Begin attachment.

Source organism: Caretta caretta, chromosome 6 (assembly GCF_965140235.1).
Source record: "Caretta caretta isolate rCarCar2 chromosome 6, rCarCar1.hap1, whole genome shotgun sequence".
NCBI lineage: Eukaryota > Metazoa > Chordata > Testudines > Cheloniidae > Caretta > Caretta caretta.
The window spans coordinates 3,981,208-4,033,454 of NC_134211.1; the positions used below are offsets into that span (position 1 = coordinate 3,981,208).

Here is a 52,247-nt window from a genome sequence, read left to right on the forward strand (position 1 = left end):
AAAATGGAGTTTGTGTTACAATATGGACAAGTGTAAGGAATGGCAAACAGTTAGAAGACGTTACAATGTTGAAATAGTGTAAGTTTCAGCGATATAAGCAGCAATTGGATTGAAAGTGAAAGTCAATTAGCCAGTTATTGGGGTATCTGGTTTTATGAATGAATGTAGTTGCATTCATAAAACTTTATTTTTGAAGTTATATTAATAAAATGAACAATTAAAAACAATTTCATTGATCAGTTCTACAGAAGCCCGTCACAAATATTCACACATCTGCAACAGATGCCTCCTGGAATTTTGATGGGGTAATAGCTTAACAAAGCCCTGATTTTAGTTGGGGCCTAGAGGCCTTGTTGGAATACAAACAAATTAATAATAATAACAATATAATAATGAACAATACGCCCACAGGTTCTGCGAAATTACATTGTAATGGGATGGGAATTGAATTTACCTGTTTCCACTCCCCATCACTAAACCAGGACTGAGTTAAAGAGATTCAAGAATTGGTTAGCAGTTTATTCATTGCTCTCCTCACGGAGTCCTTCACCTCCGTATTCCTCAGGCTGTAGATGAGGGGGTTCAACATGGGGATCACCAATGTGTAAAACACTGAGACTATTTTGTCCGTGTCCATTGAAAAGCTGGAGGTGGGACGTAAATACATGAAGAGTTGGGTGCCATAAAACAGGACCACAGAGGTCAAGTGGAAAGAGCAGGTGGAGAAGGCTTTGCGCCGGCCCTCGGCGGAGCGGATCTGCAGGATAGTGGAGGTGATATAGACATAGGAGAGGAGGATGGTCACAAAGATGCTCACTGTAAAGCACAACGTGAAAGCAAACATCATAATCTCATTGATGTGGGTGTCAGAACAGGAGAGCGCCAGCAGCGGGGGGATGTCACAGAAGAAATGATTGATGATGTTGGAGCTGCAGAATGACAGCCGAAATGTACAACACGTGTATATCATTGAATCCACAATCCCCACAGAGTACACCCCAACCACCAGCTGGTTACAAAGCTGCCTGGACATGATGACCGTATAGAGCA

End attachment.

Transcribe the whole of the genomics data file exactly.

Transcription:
Source organism: Caretta caretta, chromosome 6 (assembly GCF_965140235.1).
Source record: "Caretta caretta isolate rCarCar2 chromosome 6, rCarCar1.hap1, whole genome shotgun sequence".
NCBI lineage: Eukaryota > Metazoa > Chordata > Testudines > Cheloniidae > Caretta > Caretta caretta.
The window spans coordinates 3,981,208-4,033,454 of NC_134211.1; the positions used below are offsets into that span (position 1 = coordinate 3,981,208).

Here is a 52,247-nt window from a genome sequence, read left to right on the forward strand (position 1 = left end):
AAAATGGAGTTTGTGTTACAATATGGACAAGTGTAAGGAATGGCAAACAGTTAGAAGACGTTACAATGTTGAAATAGTGTAAGTTTCAGCGATATAAGCAGCAATTGGATTGAAAGTGAAAGTCAATTAGCCAGTTATTGGGGTATCTGGTTTTATGAATGAATGTAGTTGCATTCATAAAACTTTATTTTTGAAGTTATATTAATAAAATGAACAATTAAAAACAATTTCATTGATCAGTTCTACAGAAGCCCGTCACAAATATTCACACATCTGCAACAGATGCCTCCTGGAATTTTGATGGGGTAATAGCTTAACAAAGCCCTGATTTTAGTTGGGGCCTAGAGGCCTTGTTGGAATACAAACAAATTAATAATAATAACAATATAATAATGAACAATACGCCCACAGGTTCTGCGAAATTACATTGTAATGGGATGGGAATTGAATTTACCTGTTTCCACTCCCCATCACTAAACCAGGACTGAGTTAAAGAGATTCAAGAATTGGTTAGCAGTTTATTCATTGCTCTCCTCACGGAGTCCTTCACCTCCGTATTCCTCAGGCTGTAGATGAGGGGGTTCAACATGGGGATCACCAATGTGTAAAACACTGAGACTATTTTGTCCGTGTCCATTGAAAAGCTGGAGGTGGGACGTAAATACATGAAGAGTTGGGTGCCATAAAACAGGACCACAGAGGTCAAGTGGAAAGAGCAGGTGGAGAAGGCTTTGCGCCGGCCCTCGGCGGAGCGGATCTGCAGGATAGTGGAGGTGATATAGACATAGGAGAGGAGGATGGTCACAAAGATGCTCACTGTAAAGCACAACGTGAAAGCAAACATCATAATCTCATTGATGTGGGTGTCAGAACAGGAGAGCGCCAGCAGCGGGGGGATGTCACAGAAGAAATGATTGATGATGTTGGAGCTGCAGAATGACAGCCGAAATGTACAACACGTGTATATCATTGAATCCACAATCCCCACAGAGTACACCCCAACCACCAGCTGGTTACAAAGCTGCCTGGACATGATGACCGTATAGAGCA